The B.C. government will make some changes to workers’ compensation legislation in the next few months, but it will leave finishing the job for later.
Labour Minister Harry Bains said he has four reports and a stack of recommendations to consider. The most recent, which he received in October, is a major report from retired labour lawyer Janet Patterson, who was appointed by the government to review the system and recommend changes to make it more worker-centred.
Bains said some changes are coming during the current session of the legislature, which is scheduled to end in May, but they won’t be based on the Patterson report.
"This session we’re looking at acting on the recommendations of some of the previous reports based on the stakeholders’ input that we received," Bains said. Any action based on the Patterson report would come after it’s made public and stakeholders provide input, he said.
The Workers Compensation Board, or WorkSafeBC, is mandated to promote safe and healthy workplaces, support rehabilitation of people injured at work and provide compensation to replace lost wages.
It’s funded by premiums paid by employers and investment income. Both employees and employers give up the right to sue in exchange for a predictable no-fault method of determining how much support an injured worker is entitled to.
The BC Federation of Labour is among those saying the system has been out of balance since 2002, when the former BC Liberal government made changes that favoured employers. "In the 18 years that have followed, the situation has devolved from bad to worse," the federation said in its submission to the Patterson review.
The Tyee has reported on workers who feel the system is rigged against them and find themselves engaged in long fights with WorkSafeBC for the support they believe they should get.
A spokesperson for WorkSafeBC has said that while there’s room for improvement, 82 per cent of workers in 2019 rated their overall experience with the agency as "good" or "very good."
There’s also the 2019 report from Vancouver lawyer Lisa J. Helps titled WorkSafeBC and Government Action Review: Crossing the Rubicon on the Burns Lake and Prince George sawmill explosions that occurred in 2012.
The government has consulted stakeholders on those three reports, Bains said.
"We are looking at the recommendations that came back through the consultation process." WCB is already in the process of making the changes that it can, and the government will act with any needed legislative changes soon, he said.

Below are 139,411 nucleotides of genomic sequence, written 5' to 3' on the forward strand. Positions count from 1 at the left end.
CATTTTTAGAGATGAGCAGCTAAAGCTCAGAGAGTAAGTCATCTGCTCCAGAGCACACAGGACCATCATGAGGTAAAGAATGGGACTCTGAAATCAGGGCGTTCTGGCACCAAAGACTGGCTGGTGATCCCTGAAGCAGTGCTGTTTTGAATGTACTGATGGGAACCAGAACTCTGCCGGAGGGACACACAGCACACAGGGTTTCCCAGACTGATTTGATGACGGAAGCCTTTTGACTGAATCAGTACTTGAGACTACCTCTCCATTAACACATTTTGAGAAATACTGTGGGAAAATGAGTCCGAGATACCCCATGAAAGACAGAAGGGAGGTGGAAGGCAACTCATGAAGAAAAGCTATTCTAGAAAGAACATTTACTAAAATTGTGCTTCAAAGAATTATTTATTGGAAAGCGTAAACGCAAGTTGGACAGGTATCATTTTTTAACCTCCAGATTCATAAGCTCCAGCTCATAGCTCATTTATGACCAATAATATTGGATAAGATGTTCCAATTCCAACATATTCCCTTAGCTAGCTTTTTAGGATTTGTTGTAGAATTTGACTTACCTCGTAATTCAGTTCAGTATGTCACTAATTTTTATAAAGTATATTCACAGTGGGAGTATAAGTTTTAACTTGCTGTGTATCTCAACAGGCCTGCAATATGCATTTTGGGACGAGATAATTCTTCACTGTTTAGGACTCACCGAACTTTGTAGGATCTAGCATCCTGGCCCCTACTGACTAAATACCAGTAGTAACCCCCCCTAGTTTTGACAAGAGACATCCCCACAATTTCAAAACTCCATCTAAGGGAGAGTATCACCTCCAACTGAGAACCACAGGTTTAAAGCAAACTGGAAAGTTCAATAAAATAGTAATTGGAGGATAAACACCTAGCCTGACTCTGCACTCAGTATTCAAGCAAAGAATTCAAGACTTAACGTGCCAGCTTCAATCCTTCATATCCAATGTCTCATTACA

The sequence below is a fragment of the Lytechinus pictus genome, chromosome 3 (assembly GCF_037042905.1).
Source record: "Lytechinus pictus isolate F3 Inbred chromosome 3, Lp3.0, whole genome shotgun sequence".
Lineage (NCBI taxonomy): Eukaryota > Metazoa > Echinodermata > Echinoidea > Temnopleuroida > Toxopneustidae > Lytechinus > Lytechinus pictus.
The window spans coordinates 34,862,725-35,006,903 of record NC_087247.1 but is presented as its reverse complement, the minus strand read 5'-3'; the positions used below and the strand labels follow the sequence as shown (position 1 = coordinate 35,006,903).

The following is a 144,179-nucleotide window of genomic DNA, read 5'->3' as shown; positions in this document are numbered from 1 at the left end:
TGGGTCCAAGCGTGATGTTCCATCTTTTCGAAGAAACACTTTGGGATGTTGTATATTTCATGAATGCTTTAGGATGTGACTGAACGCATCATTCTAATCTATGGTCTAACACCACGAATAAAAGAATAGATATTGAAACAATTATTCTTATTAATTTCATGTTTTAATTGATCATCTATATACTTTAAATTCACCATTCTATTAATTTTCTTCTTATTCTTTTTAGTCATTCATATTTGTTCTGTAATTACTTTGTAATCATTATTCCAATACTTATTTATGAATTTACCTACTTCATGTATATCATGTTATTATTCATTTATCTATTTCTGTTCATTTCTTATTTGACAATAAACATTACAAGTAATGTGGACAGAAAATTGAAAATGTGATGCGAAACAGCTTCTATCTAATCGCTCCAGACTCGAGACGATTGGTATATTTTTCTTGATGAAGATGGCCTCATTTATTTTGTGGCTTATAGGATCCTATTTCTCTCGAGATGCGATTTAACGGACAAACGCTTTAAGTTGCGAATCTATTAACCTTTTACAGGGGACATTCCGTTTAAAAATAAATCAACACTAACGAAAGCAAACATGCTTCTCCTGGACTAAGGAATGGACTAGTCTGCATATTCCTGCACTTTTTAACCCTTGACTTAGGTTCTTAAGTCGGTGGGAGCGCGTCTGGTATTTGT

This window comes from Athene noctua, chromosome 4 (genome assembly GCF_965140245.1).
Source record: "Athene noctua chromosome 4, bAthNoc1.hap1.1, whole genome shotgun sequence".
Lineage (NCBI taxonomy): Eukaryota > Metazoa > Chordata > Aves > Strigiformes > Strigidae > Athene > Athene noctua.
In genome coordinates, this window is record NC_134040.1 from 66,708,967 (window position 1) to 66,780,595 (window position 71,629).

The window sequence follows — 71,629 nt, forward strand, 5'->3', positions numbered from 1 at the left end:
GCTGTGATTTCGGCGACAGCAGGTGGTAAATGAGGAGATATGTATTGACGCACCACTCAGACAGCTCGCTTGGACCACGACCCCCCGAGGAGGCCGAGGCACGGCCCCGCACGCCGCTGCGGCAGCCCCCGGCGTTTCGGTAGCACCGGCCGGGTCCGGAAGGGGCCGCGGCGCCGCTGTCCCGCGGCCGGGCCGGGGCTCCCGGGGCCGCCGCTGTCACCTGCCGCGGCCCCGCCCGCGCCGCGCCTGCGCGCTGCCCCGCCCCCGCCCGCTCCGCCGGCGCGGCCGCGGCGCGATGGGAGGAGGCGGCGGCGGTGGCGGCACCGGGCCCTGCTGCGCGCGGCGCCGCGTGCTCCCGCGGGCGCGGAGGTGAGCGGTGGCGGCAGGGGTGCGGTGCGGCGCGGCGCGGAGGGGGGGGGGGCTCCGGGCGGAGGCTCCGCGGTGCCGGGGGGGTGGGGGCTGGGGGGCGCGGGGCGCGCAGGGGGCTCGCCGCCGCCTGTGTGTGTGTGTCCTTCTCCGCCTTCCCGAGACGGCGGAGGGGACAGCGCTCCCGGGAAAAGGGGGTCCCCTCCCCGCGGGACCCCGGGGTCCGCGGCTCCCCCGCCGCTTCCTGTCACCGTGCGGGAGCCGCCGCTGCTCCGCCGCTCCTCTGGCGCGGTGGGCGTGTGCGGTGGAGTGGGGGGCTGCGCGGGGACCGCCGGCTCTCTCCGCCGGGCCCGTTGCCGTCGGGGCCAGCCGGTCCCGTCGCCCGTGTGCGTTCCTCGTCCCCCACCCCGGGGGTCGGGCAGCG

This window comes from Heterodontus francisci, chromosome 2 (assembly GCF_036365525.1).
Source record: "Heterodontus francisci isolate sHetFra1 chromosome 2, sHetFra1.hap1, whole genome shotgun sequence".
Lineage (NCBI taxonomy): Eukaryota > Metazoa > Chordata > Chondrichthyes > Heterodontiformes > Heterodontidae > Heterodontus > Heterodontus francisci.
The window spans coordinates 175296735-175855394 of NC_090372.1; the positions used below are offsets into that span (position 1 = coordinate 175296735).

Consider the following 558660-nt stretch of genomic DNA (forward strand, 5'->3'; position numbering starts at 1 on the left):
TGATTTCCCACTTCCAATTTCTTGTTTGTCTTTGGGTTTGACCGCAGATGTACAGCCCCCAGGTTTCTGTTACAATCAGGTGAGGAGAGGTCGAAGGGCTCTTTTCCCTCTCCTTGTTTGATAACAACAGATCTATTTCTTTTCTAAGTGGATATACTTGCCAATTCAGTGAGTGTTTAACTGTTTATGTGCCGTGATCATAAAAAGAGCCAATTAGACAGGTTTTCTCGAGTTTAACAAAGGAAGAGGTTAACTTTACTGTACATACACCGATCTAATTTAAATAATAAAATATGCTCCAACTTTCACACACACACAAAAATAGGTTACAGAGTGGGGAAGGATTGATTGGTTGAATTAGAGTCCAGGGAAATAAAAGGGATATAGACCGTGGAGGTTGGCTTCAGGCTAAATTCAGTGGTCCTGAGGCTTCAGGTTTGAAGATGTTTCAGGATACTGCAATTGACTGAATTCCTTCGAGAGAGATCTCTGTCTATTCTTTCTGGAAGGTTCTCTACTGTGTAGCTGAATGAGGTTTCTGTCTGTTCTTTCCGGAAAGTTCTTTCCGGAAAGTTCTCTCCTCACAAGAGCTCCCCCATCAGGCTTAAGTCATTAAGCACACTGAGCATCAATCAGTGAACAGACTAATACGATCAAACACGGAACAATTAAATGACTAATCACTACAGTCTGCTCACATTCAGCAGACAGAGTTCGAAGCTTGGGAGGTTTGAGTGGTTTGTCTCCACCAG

But acting on the Patterson report will take longer.
"The Patterson report, we’re still examining it, and we will be releasing it publicly soon," Bains said. "It’s a big, thick report, I can tell you that. It’s over 100 recommendations, so it will take some time for me to really take a look at it."
After the government makes the report public, there will be further engagement with stakeholders, Bains said. "The process is I analyze it, then we make it public, then get the response from the public, their input, then decide to act or not to act on the recommendations."
The goal is to make changes to the system that increase the confidence of both workers and employers in it, said Bains.
"At the end of the day, I just want to make sure the workplaces are safest in the country in the province, and we’re working on it," he said. "Also, that it’s more worker centric so that workers feel that they are treated with respect and dignity when they are navigating a very complex WCB system and help them... return to their pre-injury job as soon as they can."
Kevin Love, a lawyer with the Community Legal Assistance Society in Vancouver who works on workers’ compensation cases, told The Tyee this month that changes to the system are overdue and should be made based on Patterson’s review and recommendations.
"We’re very hopeful that the government will act soon to make changes to the system that are so badly needed," he said, "however we are concerned that there’s a report out there by an expert in workers’ compensation, who was hired to review the system and make recommendations, and… that hasn’t been released to be part of the process of making the system better."
The Tyee sought transcripts of the public hearings held in 14 communities as part of the Patterson review, but the ministry responded to a request under the Freedom of Information and Protection of Privacy Act by saying it has no such records.